Aunt Esther was an avid fan of literature and a writer herself, and she sent me a new book for each birthday and Christmas throughout my childhood. “Blue Willow,” “The Secret Garden,” I liked them all, but the “Little House” books were special. Over and over, I would read my favorite chapters, escaping to Plum Creek, Silver Lake and, of course, The Big Woods.

While other girls dreamed of fairy tale castles and enchanted forests, I harbored fantasies of churning butter in a log cabin and running barefoot through fields of wildflowers on a Wisconsin prairie. At the age of 10, I was sure that I was the reincarnation of Laura; she seemed to share all of my tomboy emotions and desires. And, as I learned from the book jackets, the author had passed away seven months before my birth.

Ten years ago, when my mother and I traveled to Branson, Mo., we rented a car and drove to Mansfield to visit the Laura Ingalls Wilder Historic Home and Museum. Walking through Laura’s and Almanzo’s farmhouse, seeing her handwritten manuscripts and the writing desk at which she penned them, I was overcome with chicken skin. Laura would have called them goose bumps, of course, but in any case, it took hours for the thrill to subside.

I felt the same rush of emotion when I read that the South Dakota State Historical Society Press will release “Pioneer Girl: The Annotated Autobiography” this fall. Written by Laura for an adult audience, the memoir was never published and instead served as the basis for her children’s series. In “Pioneer Girl,” we get to read her original rough draft along with extensive footnotes by a team of editors.

Going online to place my order, I saw representations of the original “Little House” book covers, and it occurred to me that part of my emotional ties to Laura came from the beautifully detailed illustrations by Garth Williams. I did some Googling and came across a fascinating story.

Best known for his artwork in “Charlotte’s Web” and the “Little House” series, Williams also wrote and illustrated several children’s books of his own. “The Rabbits’ Wedding” was a sweet little love story about a black rabbit and a white rabbit who chose to be together “forever and always.” In 1959, a year after the picture book was published, the Alabama State Senate fought to have it banned from the library system, claiming that it was an attempt to brainwash children into accepting miscegenation, or interracial marriage.

Williams reportedly commented, “I was completely unaware that animals with white fur . . . were considered blood relations of white beings. I was only aware that a white horse next to a black horse looks very picturesque.” He said the story was written for children, not adults, who “will not understand it, because it is only about a soft furry love and has no hidden message of hate.”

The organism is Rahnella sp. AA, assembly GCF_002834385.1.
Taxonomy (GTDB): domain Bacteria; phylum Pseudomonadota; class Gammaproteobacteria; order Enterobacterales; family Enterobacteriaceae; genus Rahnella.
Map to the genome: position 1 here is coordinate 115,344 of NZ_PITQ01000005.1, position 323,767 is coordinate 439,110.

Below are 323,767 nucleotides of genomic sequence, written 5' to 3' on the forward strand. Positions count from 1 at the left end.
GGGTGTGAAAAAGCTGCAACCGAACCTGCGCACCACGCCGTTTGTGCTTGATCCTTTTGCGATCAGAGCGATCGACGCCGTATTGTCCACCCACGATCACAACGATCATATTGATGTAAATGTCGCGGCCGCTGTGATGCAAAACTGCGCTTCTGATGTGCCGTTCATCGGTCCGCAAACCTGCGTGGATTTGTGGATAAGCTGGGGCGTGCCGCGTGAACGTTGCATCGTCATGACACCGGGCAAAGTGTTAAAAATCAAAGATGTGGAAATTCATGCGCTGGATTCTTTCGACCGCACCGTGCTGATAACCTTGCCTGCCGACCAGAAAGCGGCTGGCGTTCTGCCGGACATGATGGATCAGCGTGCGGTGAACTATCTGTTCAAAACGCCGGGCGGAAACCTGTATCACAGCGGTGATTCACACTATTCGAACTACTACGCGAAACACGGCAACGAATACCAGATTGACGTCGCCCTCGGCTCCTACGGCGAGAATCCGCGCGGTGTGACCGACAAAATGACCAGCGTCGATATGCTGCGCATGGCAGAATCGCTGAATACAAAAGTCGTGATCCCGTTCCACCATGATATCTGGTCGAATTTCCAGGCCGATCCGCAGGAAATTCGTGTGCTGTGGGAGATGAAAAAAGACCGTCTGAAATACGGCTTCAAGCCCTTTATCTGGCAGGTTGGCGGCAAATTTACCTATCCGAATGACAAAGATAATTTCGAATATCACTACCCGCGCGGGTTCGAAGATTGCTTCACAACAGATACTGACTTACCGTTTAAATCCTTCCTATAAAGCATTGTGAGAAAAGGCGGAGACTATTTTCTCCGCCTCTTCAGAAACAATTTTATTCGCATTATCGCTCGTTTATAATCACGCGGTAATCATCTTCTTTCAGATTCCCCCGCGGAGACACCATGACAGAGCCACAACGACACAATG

Hawaii is one of only 10 states that has never outlawed interracial marriage. About a dozen states repealed their anti-miscegenation laws in the 19th century, and another dozen followed suit in the 1950s. In 1967, the U.S. Supreme Court declared those laws to be unconstitutional, but it wasn’t until 2000 when the last state – Alabama – formally repealed its anti-miscegenation statute. Astoundingly, more than half a million Alabamans voted to keep the law on the books. In the year 2000.

I ordered a copy of “The Rabbits’ Wedding,” too.

* Kathy Collins is a storyteller, actress and freelance writer whose “Sharing Mana’o” column appears every Wednesday. Her email address is

Sharing Mana‘o

When I heard of Robin Williams’ death Monday evening, I was sure it was an Internet hoax. At least, I hoped it was.

Everyone has a favorite Robin Williams memory; I have several. Enjoyed him as “Popeye” and “Mrs. Doubtfire,” admired him in “Good Morning, Vietnam” and “Dead Poets Society,” delighted in his portrayal of Armand in “The Birdcage.” I even remember the first time Mork appeared on TV, in a 1978 episode of “Happy Days,” before he and Mindy got their own spinoff series. But beyond his film and television roles, I loved Robin Williams for his spoken word artistry. His observational humor was brilliant and his improvisational skills even more dazzling. His stand-up comedy always left me breathless, both from his dizzying pace and from laughing until my face hurt.

Clowning around with “Comic Relief” co-hosts Billy Crystal and Whoopi Goldberg, or climbing off the stage to interact with his audience, the improv genius seemed most comfortable when he had a comic foil or a partner. But then, even with no one else onstage, Robin Williams was never really alone. His monologues were more like conversations with himself. Or, more accurately, with his selves. With cameos by characters like Elmer Fudd crooning Bruce Springsteen’s “Fire.”

My late husband, Barry Shannon, remembered Robin Williams as a teenage busboy at the famed Trident in Sausalito during the late 1960s, when the restaurant was owned by the Kingston Trio and frequented by folks like Janis Joplin and David Crosby. Whenever we’d watch Robin’s manic antics on TV, Barry would talk about the incredibly talented kid who, at 17, had the Bay Area’s rock ‘n’ roll elite rolling with laughter. With his zinging one-liners, delivered in a wild assortment of voices and accents, the kid stole the spotlight from even the notoriously gorgeous Trident waitresses. Perhaps that’s why he worked there only for a couple of months.

It always pains me to hear of someone committing suicide, whether a stranger or a loved one. How utterly sad, that a person could be so full of pain or despair, with absolutely no hope for a better day. And when that person has spent a lifetime making people laugh, bettering their days, my grief is amplified by bewilderment.